Bush takes Pervez cue on Kashmir
11 November 2001
The Asian Age
Ashish Kumar Sen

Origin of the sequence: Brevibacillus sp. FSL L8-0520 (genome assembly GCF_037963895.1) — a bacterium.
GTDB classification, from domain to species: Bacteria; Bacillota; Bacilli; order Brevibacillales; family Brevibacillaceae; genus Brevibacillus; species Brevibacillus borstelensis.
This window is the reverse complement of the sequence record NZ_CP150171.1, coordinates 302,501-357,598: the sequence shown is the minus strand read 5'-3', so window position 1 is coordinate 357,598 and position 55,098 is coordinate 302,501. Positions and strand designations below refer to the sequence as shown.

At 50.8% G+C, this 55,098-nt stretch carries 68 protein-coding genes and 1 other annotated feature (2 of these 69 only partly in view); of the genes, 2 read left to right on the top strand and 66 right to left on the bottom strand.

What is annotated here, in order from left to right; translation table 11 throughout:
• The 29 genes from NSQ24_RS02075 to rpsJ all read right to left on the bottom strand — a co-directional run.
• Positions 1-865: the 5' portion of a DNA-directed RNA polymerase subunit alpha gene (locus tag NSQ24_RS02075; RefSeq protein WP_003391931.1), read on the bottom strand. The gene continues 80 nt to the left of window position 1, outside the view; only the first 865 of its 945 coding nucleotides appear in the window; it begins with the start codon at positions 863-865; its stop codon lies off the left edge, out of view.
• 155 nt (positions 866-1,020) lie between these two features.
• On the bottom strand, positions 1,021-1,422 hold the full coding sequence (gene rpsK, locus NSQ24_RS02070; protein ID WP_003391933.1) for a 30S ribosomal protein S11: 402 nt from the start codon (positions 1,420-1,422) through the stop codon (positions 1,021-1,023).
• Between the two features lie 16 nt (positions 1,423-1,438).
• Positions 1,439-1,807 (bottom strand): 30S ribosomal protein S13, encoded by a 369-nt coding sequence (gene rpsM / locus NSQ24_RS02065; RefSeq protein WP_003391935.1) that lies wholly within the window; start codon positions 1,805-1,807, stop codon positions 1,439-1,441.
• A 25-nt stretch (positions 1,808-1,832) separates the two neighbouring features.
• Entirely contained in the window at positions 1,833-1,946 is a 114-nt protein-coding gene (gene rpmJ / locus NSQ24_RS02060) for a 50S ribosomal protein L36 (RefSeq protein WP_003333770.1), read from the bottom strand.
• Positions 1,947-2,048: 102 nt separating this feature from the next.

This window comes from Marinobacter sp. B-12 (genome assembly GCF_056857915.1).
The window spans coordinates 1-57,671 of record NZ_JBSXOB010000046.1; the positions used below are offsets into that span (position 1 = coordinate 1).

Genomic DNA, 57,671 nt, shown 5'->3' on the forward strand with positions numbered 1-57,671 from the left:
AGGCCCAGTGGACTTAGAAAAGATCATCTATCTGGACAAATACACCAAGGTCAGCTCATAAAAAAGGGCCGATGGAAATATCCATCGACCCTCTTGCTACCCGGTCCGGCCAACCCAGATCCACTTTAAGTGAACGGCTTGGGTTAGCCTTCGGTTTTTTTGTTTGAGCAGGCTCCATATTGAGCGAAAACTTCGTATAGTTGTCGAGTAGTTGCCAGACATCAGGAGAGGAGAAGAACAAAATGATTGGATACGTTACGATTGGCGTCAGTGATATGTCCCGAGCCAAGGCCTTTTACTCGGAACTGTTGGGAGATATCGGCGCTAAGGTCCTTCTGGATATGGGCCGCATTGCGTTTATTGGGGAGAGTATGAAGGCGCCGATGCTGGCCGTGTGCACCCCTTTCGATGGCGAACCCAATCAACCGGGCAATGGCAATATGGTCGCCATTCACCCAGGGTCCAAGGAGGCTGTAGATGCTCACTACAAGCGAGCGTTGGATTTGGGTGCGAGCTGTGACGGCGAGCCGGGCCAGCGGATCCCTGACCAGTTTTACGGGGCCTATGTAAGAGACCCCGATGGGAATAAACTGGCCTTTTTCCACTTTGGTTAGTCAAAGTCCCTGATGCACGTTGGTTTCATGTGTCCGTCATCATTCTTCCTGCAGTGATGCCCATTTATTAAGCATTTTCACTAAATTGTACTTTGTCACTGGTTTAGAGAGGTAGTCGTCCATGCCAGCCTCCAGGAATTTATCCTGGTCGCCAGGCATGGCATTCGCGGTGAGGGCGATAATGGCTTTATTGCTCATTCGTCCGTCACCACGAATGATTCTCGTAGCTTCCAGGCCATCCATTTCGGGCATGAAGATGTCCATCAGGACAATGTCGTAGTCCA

New Delhi: Pakistan President Gen. Pervez Musharraf scored a major victory over the Indian diplomatic efforts when US President George W. Bush offered to bring India and Pakistan together to have “good and meaningful” talks on Kashmir, taking into account the “wishes of the people” of Jammu and Kashmir. In a rush of benevolence, Mr Bush also announced $1 billion additional US aid for Pakistan on Saturday. Heaping lavish praise on Gen. Musharraf for joining the US-led war against Afghanistan, President Geroge W. Bush called him a “strong leader,” and Islamabad a “strong ally” after the two leaders met over dinner on Saturday. With Gen. Musharraf standing next to him, Mr Bush told reporters, “We had a very good discussion on this subject (Kashmir), and I assured the Pakistan President that my country will do what we can to bring parties (India and Pakistan) together to have good, meaningful discussion on Kashmir so that we can come up with a solution.” A joint statement issued later referred to the two leaders agreeing that “India and Pakistan should resolve the Kashmir issue through diplomacy and dialogue in mutually acceptable ways that take into account the wishes of the people of Kashmir.” Mr Bush also declared that Pakistan’s efforts in the war on terrorism were bringing it back into the global fold. “Pakistan’s efforts against terror are benefiting the entire world and linking Pakistan more closely with the world,” Mr Bush said at the joint news conference. The Bush-Musharraf talks came a few hours after Gen. Musharraf squarely blamed the unsettled disputes in Kashmir and Palestine as being the root cause of acts of terrorism such as the kind that hit the US on September 11. Speaking at the United Nations General Assembly in New York, a few miles from where thousands of people lie buried in a tomb of World Trade Centre rubble, Gen. Musharraf bluntly accused India of creating a sense of “deprivation, hopelessness and powerlessness” that precipitated acts of terror. “The question then is, whether it is the people asking for their rights in accordance with UN resolutions who are to be called terrorists or whether it is the countries refusing to implement the UN resolutions who are perpetrators of state terrorism,” he said accusing Indian forces of having killed “over 75,000 Kashmiris and attributing these killings to foreign terrorists.” “It is time India must stop such deceit. UN Security Council Resolutions on Kashmir must be implemented,” Gen. Musharraf said in a hard-hitting diatribe on India. Later, speaking to reporters, Gen. Musharraf reiterated his keenness for a dialogue with Prime Minister Atal Behari Vajpayee and added that the “ball is now in India’s court… one can’t clap with two hands. I have extended an invitation to both the Indian Prime Minister and the foreign minister, and I look forward to their visit.” “Pakistan remains ready for the resumption of a dialogue with India,” Gen. Musharraf said even as Mr Vajpayee reiterated his determination not to meet the Pakistani President here in New York though both leaders were present at the UN session on Saturday. Gen. Musharraf said in his UN address that Pakistan is ready to enter into a bilateral treaty with India for mutual ban on testing of nuclear devices. He said Pakistan is ready to discuss with India “nuclear and missile restraint as well as nuclear risk reduction measures in a structured, comprehensive and integrated dialogue.” “We are ready to formalise a bilateral treaty with India for mutual test ban,” he said. Gen. Musharraf said he had been “very successful” in convincing the leaders of France and Britain that Kashmir is a dispute that has to be solved peacefully. Saying there was no “war” in Afghanistan, just a “military operation against terrorists”, Gen. Musharraf said it was desirable that the military operation be “as short and accurately targeted as possible.” With the Bush administration determined to press ahead with military action in Afghanistan for as long as it takes to achieve America’s objectives, Gen. Musharraf no longer publicly refers to the November 17 Ramzan deadline for an end to military action, but he continues to emphasise the need for this to be brief. “There is no war in Afghanistan… it is just a military operation against terrorists,” Gen. Musharraf said. Replying to a question on how the Taliban would react to being “betrayed” by Pakistan, Gen. Musharraf justified Pakistan’s relations with the Taliban in Afghanistan on “the reality on the ground.” But, he added, “having diplomatic relations with a country does not mean we are accepting everything they are doing. The Taliban was created from within.” He dismissed as a “wrong perception” reports that the Pakistan Army was assisting the Taliban. “Pakistan was neither equipping them… we don’t have the resources to do that. And whatever resources we have, maybe there is an eastern direction on which we would like to concentrate them,” he said. Telling the UN session terrorism was “not Christian, Buddhist, Jewish or a Muslim belief,” Gen. Musharraf said: “The religion of Islam, and Muslims in various parts of the world, are being held responsible for the trials the world is facing. This point of view is totally misplaced.” Suggesting a three-pronged strategy to deal with Afghanistan, he said this should be based on military, political and humanitarian cum rehabilitation strategies. “In our view, the political set up in Afghanistan must be home-grown and not imposed, ensuring the unity and territorial integrity of Afghanistan, with a broad based, multi-ethnic dispensation, representative of the demographic composition of the country,” he said, adding conditions must be created for more than three million refugees in Pakistan to return to their country. Pointing out Pakistan’s “deliberate principled decision” to join the international coalition against terrorism, Gen. Musharraf said: “While the people of Pakistan have accepted this new reality, they still suffer from a sense of betrayal and abandonment, when, they were left in the lurch in 1989 after the Soviet withdrawal from Afghanistan.” “Then also, we were a front line state and what we got in return was three million refugees, a shattered economy, drugs and Kalashnikov culture, to be faced single handedly through our limited resources. Pakistan only hopes that the mistakes of the past will not be repeated and Pakistan’s legitimate concerns will be addressed,” he added. Telling the UN members that Pakistan was ready to discuss with India how to create a stable South Asian security mechanism through a peaceful resolution of disputes, preservation of nuclear and conventional balance, confidence building measures and non-use of force prescribed by the UN Charter, Gen. Musharraf added: “In this context, we are ready to discuss nuclear and missile restraints as well as nuclear risk reduction measures with India in a structured, comprehensive and integrated dialogue.” He reiterated his keenness to formalise a bilateral treaty with India for mutual test ban. “Pakistan is opposed to an arms race in South Asia, be it nuclear or conventional. We will maintain deterrence at the minimum level,” he said.